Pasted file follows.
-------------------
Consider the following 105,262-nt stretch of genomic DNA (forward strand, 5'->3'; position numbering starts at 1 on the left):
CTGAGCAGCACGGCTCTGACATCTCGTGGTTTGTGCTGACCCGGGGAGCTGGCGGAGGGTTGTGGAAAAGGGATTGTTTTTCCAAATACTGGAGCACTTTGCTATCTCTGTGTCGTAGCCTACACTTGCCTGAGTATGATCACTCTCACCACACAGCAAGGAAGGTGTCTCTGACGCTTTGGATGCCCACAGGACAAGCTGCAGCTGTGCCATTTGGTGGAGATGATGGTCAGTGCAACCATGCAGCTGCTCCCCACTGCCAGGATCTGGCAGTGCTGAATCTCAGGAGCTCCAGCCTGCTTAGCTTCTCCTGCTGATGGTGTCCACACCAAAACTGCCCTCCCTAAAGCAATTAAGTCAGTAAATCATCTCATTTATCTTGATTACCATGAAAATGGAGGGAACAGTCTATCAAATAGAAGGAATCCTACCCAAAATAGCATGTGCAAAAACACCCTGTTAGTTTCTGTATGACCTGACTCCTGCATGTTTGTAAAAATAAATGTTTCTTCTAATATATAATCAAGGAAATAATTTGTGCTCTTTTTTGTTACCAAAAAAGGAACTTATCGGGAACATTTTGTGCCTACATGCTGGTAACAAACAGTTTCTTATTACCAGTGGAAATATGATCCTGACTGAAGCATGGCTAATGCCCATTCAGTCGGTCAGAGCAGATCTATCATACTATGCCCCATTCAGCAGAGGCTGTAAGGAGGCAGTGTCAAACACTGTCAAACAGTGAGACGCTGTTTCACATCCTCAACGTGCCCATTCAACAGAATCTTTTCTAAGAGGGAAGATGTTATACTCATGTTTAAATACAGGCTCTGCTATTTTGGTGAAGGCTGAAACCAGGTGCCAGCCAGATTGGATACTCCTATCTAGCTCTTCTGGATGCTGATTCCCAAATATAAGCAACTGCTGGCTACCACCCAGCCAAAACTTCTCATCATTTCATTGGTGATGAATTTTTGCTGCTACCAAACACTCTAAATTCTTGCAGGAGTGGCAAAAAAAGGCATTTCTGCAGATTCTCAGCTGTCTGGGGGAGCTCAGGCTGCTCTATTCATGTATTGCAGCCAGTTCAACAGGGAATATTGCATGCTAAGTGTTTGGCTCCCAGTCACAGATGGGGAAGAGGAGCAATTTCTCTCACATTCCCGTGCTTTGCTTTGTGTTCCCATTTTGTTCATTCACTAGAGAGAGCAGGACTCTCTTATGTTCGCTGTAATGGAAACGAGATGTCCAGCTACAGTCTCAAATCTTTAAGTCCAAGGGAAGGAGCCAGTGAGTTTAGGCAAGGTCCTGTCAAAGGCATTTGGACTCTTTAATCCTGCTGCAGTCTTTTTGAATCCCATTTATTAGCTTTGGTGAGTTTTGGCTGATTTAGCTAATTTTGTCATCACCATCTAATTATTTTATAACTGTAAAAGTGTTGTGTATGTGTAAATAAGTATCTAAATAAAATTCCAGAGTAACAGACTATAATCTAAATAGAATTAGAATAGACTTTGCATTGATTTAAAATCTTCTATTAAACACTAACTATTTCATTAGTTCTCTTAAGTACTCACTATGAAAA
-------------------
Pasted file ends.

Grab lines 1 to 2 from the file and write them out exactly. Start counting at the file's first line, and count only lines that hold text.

Consider the following 105,262-nt stretch of genomic DNA (forward strand, 5'->3'; position numbering starts at 1 on the left):
CTGAGCAGCACGGCTCTGACATCTCGTGGTTTGTGCTGACCCGGGGAGCTGGCGGAGGGTTGTGGAAAAGGGATTGTTTTTCCAAATACTGGAGCACTTTGCTATCTCTGTGTCGTAGCCTACACTTGCCTGAGTATGATCACTCTCACCACACAGCAAGGAAGGTGTCTCTGACGCTTTGGATGCCCACAGGACAAGCTGCAGCTGTGCCATTTGGTGGAGATGATGGTCAGTGCAACCATGCAGCTGCTCCCCACTGCCAGGATCTGGCAGTGCTGAATCTCAGGAGCTCCAGCCTGCTTAGCTTCTCCTGCTGATGGTGTCCACACCAAAACTGCCCTCCCTAAAGCAATTAAGTCAGTAAATCATCTCATTTATCTTGATTACCATGAAAATGGAGGGAACAGTCTATCAAATAGAAGGAATCCTACCCAAAATAGCATGTGCAAAAACACCCTGTTAGTTTCTGTATGACCTGACTCCTGCATGTTTGTAAAAATAAATGTTTCTTCTAATATATAATCAAGGAAATAATTTGTGCTCTTTTTTGTTACCAAAAAAGGAACTTATCGGGAACATTTTGTGCCTACATGCTGGTAACAAACAGTTTCTTATTACCAGTGGAAATATGATCCTGACTGAAGCATGGCTAATGCCCATTCAGTCGGTCAGAGCAGATCTATCATACTATGCCCCATTCAGCAGAGGCTGTAAGGAGGCAGTGTCAAACACTGTCAAACAGTGAGACGCTGTTTCACATCCTCAACGTGCCCATTCAACAGAATCTTTTCTAAGAGGGAAGATGTTATACTCATGTTTAAATACAGGCTCTGCTATTTTGGTGAAGGCTGAAACCAGGTGCCAGCCAGATTGGATACTCCTATCTAGCTCTTCTGGATGCTGATTCCCAAATATAAGCAACTGCTGGCTACCACCCAGCCAAAACTTCTCATCATTTCATTGGTGATGAATTTTTGCTGCTACCAAACACTCTAAATTCTTGCAGGAGTGGCAAAAAAAGGCATTTCTGCAGATTCTCAGCTGTCTGGGGGAGCTCAGGCTGCTCTATTCATGTATTGCAGCCAGTTCAACAGGGAATATTGCATGCTAAGTGTTTGGCTCCCAGTCACAGATGGGGAAGAGGAGCAATTTCTCTCACATTCCCGTGCTTTGCTTTGTGTTCCCATTTTGTTCATTCACTAGAGAGAGCAGGACTCTCTTATGTTCGCTGTAATGGAAACGAGATGTCCAGCTACAGTCTCAAATCTTTAAGTCCAAGGGAAGGAGCCAGTGAGTTTAGGCAAGGTCCTGTCAAAGGCATTTGGACTCTTTAATCCTGCTGCAGTCTTTTTGAATCCCATTTATTAGCTTTGGTGAGTTTTGGCTGATTTAGCTAATTTTGTCATCACCATCTAATTATTTTATAACTGTAAAAGTGTTGTGTATGTGTAAATAAGTATCTAAATAAAATTCCAGAGTAACAGACTATAATCTAAATAGAATTAGAATAGACTTTGCATTGATTTAAAATCTTCTATTAAACACTAACTATTTCATTAGTTCTCTTAAGTACTCACTATGAAAA